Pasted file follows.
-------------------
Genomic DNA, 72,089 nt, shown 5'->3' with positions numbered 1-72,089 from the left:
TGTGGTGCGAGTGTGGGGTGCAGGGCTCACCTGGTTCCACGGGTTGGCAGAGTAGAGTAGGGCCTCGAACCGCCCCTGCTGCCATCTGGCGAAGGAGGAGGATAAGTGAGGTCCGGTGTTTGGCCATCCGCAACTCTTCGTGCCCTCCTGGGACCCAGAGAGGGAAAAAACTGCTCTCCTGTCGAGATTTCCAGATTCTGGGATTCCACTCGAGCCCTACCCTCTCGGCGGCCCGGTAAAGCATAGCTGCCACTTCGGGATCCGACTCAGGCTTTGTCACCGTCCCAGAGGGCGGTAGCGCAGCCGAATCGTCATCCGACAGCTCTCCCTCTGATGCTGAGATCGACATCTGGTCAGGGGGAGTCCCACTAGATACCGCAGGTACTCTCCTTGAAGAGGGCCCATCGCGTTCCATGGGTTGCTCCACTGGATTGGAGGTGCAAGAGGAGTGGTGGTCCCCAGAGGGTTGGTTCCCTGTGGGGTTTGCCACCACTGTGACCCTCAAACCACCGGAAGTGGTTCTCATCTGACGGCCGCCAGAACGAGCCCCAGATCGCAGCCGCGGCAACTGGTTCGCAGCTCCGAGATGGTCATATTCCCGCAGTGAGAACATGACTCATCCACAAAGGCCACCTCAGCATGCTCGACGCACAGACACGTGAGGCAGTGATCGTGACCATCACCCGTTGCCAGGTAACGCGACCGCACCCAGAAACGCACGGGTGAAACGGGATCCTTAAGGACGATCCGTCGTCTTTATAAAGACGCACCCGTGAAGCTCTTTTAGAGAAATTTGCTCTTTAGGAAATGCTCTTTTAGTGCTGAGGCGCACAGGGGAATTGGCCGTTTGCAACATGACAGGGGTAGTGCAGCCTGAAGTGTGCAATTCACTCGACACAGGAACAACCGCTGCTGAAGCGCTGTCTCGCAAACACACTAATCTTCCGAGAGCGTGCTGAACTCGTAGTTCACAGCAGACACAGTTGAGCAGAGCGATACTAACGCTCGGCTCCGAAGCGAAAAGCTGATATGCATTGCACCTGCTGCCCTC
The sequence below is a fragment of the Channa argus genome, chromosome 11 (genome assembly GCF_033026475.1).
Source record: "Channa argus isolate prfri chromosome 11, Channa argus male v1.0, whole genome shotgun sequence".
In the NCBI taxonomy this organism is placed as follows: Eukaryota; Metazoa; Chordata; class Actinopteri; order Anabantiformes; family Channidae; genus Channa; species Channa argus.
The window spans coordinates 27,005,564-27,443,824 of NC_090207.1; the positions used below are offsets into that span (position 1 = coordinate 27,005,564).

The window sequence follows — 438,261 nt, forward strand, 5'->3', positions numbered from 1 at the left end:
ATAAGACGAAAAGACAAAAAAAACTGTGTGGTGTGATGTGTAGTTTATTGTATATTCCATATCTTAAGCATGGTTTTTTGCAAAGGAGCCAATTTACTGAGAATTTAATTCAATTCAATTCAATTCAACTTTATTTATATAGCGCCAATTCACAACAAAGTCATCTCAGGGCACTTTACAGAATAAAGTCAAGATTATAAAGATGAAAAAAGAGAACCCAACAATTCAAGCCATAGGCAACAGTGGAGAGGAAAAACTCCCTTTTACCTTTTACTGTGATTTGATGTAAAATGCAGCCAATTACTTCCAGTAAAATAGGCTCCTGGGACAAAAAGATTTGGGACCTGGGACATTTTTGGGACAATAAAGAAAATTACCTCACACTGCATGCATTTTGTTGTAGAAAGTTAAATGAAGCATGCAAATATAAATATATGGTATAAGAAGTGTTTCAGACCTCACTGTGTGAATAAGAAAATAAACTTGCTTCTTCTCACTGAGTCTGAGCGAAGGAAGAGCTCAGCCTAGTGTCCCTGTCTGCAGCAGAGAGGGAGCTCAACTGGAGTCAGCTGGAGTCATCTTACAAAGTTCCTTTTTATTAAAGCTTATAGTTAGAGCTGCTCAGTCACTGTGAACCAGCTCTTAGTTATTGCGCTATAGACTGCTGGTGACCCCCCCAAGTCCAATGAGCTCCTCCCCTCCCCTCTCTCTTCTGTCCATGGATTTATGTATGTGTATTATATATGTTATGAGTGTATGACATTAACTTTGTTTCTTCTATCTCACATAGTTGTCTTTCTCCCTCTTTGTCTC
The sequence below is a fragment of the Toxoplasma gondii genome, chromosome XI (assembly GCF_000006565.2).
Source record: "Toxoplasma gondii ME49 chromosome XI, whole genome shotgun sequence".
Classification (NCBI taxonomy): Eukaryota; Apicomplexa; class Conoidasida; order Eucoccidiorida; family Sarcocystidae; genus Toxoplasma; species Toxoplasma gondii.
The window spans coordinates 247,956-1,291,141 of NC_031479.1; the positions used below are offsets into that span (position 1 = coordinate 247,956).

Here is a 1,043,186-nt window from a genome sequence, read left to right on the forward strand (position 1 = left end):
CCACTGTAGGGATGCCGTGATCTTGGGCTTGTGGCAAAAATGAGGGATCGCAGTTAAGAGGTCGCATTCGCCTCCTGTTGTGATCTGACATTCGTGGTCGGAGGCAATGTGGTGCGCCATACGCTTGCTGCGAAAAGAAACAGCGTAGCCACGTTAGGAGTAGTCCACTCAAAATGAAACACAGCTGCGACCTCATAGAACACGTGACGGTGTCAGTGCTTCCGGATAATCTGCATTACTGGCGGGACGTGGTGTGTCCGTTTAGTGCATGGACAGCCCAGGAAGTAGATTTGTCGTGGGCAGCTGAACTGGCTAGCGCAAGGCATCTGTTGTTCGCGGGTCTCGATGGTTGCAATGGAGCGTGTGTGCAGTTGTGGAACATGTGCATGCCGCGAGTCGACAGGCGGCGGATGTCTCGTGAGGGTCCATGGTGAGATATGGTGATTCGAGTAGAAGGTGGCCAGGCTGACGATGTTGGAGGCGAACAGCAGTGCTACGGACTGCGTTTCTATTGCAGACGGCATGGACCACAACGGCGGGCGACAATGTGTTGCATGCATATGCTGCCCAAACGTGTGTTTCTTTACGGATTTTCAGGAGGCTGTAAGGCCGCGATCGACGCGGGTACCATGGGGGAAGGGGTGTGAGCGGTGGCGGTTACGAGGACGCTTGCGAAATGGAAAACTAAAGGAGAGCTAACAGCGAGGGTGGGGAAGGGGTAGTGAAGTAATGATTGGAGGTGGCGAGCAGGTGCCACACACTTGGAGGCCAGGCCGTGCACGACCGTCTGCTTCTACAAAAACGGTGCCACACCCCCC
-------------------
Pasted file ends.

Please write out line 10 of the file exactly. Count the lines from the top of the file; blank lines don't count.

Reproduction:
Source record: "Toxoplasma gondii ME49 chromosome XI, whole genome shotgun sequence".